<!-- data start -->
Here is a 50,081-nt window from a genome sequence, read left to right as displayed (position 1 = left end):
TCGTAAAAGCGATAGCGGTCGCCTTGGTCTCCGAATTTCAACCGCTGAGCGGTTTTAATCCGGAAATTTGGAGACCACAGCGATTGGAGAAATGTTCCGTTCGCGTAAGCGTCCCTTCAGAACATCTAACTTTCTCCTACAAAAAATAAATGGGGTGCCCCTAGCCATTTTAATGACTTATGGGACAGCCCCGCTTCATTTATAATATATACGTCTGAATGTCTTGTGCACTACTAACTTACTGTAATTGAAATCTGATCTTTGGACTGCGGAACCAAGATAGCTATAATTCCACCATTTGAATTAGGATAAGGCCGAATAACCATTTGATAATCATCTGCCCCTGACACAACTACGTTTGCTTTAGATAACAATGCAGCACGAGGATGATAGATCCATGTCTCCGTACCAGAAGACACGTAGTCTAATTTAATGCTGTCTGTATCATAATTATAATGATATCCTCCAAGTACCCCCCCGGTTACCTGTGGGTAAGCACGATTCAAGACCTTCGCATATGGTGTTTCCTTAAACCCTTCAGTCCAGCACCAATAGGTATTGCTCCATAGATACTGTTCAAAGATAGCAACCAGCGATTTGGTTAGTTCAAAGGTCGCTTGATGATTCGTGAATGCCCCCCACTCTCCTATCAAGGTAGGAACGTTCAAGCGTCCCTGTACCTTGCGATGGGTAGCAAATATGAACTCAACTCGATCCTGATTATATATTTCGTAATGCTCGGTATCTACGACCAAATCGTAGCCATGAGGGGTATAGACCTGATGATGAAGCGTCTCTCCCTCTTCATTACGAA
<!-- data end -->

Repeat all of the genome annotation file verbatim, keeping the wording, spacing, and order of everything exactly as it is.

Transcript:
Here is a 50,081-nt window from a genome sequence, read left to right as displayed (position 1 = left end):
TCGTAAAAGCGATAGCGGTCGCCTTGGTCTCCGAATTTCAACCGCTGAGCGGTTTTAATCCGGAAATTTGGAGACCACAGCGATTGGAGAAATGTTCCGTTCGCGTAAGCGTCCCTTCAGAACATCTAACTTTCTCCTACAAAAAATAAATGGGGTGCCCCTAGCCATTTTAATGACTTATGGGACAGCCCCGCTTCATTTATAATATATACGTCTGAATGTCTTGTGCACTACTAACTTACTGTAATTGAAATCTGATCTTTGGACTGCGGAACCAAGATAGCTATAATTCCACCATTTGAATTAGGATAAGGCCGAATAACCATTTGATAATCATCTGCCCCTGACACAACTACGTTTGCTTTAGATAACAATGCAGCACGAGGATGATAGATCCATGTCTCCGTACCAGAAGACACGTAGTCTAATTTAATGCTGTCTGTATCATAATTATAATGATATCCTCCAAGTACCCCCCCGGTTACCTGTGGGTAAGCACGATTCAAGACCTTCGCATATGGTGTTTCCTTAAACCCTTCAGTCCAGCACCAATAGGTATTGCTCCATAGATACTGTTCAAAGATAGCAACCAGCGATTTGGTTAGTTCAAAGGTCGCTTGATGATTCGTGAATGCCCCCCACTCTCCTATCAAGGTAGGAACGTTCAAGCGTCCCTGTACCTTGCGATGGGTAGCAAATATGAACTCAACTCGATCCTGATTATATATTTCGTAATGCTCGGTATCTACGACCAAATCGTAGCCATGAGGGGTATAGACCTGATGATGAAGCGTCTCTCCCTCTTCATTACGAA